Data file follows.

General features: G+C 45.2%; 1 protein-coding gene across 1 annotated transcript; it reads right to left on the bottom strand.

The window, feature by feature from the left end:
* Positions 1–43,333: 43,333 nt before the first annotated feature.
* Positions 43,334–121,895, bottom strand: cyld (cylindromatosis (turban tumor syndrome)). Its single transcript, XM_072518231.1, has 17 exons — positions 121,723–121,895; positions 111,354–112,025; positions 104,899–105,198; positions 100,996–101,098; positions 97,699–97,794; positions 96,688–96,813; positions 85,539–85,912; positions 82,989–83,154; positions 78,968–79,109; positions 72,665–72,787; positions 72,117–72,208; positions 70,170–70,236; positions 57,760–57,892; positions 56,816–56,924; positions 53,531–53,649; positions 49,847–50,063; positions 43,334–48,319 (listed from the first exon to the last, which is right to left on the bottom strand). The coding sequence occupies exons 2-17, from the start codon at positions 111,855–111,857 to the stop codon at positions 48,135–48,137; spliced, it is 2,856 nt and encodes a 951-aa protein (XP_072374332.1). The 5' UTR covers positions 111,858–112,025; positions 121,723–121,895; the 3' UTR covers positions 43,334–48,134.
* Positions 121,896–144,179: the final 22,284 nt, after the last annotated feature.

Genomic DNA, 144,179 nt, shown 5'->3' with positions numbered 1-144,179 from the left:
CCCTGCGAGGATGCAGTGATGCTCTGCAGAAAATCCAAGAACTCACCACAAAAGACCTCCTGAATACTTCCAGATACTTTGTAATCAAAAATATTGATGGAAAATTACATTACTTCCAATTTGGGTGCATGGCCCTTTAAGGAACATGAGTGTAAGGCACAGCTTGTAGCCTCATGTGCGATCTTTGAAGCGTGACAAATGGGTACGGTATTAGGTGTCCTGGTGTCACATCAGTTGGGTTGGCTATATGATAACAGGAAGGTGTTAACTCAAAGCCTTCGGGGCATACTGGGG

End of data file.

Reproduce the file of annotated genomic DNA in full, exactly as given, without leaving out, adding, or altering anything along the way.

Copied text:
General features: G+C 45.2%; 1 protein-coding gene across 1 annotated transcript; it reads right to left on the bottom strand.

The window, feature by feature from the left end:
* Positions 1–43,333: 43,333 nt before the first annotated feature.
* Positions 43,334–121,895, bottom strand: cyld (cylindromatosis (turban tumor syndrome)). Its single transcript, XM_072518231.1, has 17 exons — positions 121,723–121,895; positions 111,354–112,025; positions 104,899–105,198; positions 100,996–101,098; positions 97,699–97,794; positions 96,688–96,813; positions 85,539–85,912; positions 82,989–83,154; positions 78,968–79,109; positions 72,665–72,787; positions 72,117–72,208; positions 70,170–70,236; positions 57,760–57,892; positions 56,816–56,924; positions 53,531–53,649; positions 49,847–50,063; positions 43,334–48,319 (listed from the first exon to the last, which is right to left on the bottom strand). The coding sequence occupies exons 2-17, from the start codon at positions 111,855–111,857 to the stop codon at positions 48,135–48,137; spliced, it is 2,856 nt and encodes a 951-aa protein (XP_072374332.1). The 5' UTR covers positions 111,858–112,025; positions 121,723–121,895; the 3' UTR covers positions 43,334–48,134.
* Positions 121,896–144,179: the final 22,284 nt, after the last annotated feature.

Genomic DNA, 144,179 nt, shown 5'->3' with positions numbered 1-144,179 from the left:
CCCTGCGAGGATGCAGTGATGCTCTGCAGAAAATCCAAGAACTCACCACAAAAGACCTCCTGAATACTTCCAGATACTTTGTAATCAAAAATATTGATGGAAAATTACATTACTTCCAATTTGGGTGCATGGCCCTTTAAGGAACATGAGTGTAAGGCACAGCTTGTAGCCTCATGTGCGATCTTTGAAGCGTGACAAATGGGTACGGTATTAGGTGTCCTGGTGTCACATCAGTTGGGTTGGCTATATGATAACAGGAAGGTGTTAACTCAAAGCCTTCGGGGCATACTGGGG